Grangewood Park is an extensive woodland area situated in South Norwood, London. It is managed by the London Borough of Croydon. It is bounded by Grange Road, Wharncliffe Road, and Ross Road. It covers an area of 27.7 acres (11.2 hectares). The park is located on the main A212 road (Grange Road) between Thornton Heath and Upper Norwood/Crystal Palace. The nearest stations are Thornton Heath, Selhurst and Norwood Junction.
Facilities include: Woodland, ornamental gardens, cultural garden, bowling green and pavilion, tennis courts, multi-games courts (football only), children's playground, and basketball and kick around facilities.
Originally part of the Manor of Whitehorse, bought in 1787 by John Cator and enclosed in 1797, Grangewood was known as Whitehorse Wood and formed part of the Great North Wood (Norwood). It was 80 acres (32 hectares) in extent and was owned by Bishops of London between 1299 and 1338. It became known as White Horse in 1368 when the manor became owned by Walter Whitehors, who was shield-bearer to Edward III (previously it was known as Benchesham Manor).
When Cator died in 1806, the estate was inherited by his nephew, also John Cator, who sold it to a John Davidson Smith.
In 1800, the wood was surrounded by fields and the nearest dwellings were cottages clustered around the farmhouse. By 1847, a track had been constructed across the wood to connect Beulah Spa (laid out by Davidson Smith) with the road junction at White Horse Farm. This formed the line of Grange Road.
Davidson Smith divided the Whitehorse Estate into smaller plots and sold them for development. The east and west sides of Whitehorse Wood were cleared before 1850 and the remaining 30 acres (12 hectares) to the east of Grange Road were developed as a private estate.
An early edition of the 6" Ordnance Survey Map shows the layout of the private estate. The mansion was in the centre, with stables between it and the main entrance. To the east of the house, there was a nursery and Ross Lodge, and there was a second lodge at the entrance (Wharncliffe Lodge). Heath Lodge, which stands at the southern end of the park, is not shown on the map; it was built at a later date possibly when a second entrance was made at the junction of Grange Road and Ross Road.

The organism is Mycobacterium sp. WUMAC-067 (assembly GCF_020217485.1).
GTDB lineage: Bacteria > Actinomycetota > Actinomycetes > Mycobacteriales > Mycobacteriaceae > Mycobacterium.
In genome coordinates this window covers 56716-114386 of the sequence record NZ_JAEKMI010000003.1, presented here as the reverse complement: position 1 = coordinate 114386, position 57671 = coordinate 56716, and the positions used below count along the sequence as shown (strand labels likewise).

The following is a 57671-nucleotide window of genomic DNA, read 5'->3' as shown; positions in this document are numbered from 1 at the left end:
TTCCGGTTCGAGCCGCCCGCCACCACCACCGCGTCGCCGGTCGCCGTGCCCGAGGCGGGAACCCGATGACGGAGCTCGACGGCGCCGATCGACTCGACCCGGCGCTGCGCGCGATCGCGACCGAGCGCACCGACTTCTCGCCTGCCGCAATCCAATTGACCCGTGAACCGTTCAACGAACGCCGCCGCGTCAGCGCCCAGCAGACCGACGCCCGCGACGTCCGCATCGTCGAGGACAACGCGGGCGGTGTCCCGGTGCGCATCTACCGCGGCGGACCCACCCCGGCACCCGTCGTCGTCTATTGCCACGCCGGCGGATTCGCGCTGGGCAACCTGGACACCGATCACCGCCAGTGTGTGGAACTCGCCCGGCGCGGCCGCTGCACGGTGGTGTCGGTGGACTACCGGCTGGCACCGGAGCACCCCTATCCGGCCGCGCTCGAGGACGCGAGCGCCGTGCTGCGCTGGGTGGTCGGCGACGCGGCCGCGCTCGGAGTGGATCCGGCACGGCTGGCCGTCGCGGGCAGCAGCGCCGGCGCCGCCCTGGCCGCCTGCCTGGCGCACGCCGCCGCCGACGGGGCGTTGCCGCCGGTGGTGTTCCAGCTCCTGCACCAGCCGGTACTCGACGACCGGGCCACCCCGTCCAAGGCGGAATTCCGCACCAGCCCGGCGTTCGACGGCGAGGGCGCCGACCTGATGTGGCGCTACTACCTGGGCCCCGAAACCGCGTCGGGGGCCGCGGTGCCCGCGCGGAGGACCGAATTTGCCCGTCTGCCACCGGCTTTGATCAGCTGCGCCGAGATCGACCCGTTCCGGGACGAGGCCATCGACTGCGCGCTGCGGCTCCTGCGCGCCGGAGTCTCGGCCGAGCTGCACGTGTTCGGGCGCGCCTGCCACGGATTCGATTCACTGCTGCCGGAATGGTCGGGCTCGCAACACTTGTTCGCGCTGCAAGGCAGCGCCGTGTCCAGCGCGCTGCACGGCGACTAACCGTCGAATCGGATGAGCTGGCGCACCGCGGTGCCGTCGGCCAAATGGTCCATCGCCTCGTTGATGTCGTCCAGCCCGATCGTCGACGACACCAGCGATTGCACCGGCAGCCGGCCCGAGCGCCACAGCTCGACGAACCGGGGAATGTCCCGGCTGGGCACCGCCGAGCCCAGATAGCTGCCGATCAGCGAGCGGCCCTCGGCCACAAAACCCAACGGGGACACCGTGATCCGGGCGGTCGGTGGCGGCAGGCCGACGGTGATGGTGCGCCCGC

The mansion had gardens that ran south from the house. Near Grange Road, there was a pond with a rustic bridge. The northern end remained woodland with trees on each side of the garden.
The Corporation of Croydon bought the Park for the public in 1900. The Council built a bowling green, tennis courts and a bandstand. Concerts were held during the summer but their popularity declined and the stand was subsequently demolished.
The mansion was a two-storey Victorian building with bay windows, a veranda and a conservatory on the south-east corner. Following purchase by the Corporation the mansion was used as a museum housing a collection of corals, shells and local Roman antiquities. One room was set aside as 'the Veterans' Club' where local pensioners could meet and socialise. Visitor refreshments were available from the tea-room in the house.
The Corporation used the nursery for plant production; in the autumn the greenhouses were open to the public. During the Second World War, it was given over to food production. After the war, it was partly demolished to make room for tennis courts, and in the mid-1960s it was closed when the Borough central nursery was opened.
The mansion was used during the First World War for billeting Canadian troops and in the Second World War both the house and grounds were badly damaged.
The mansion was demolished in 1960, having fallen into poor condition. The foundations were laid out as a formal garden with the bay windows as flower beds.
The park is still a popular area for its oak woodland, gardens, sports facilities and playground and in the spring the steep bank beside Grange Road provides a display of daffodils.
- "Grangewood Park history" (PDF). Croydon Council. Retrieved 13 July 2019.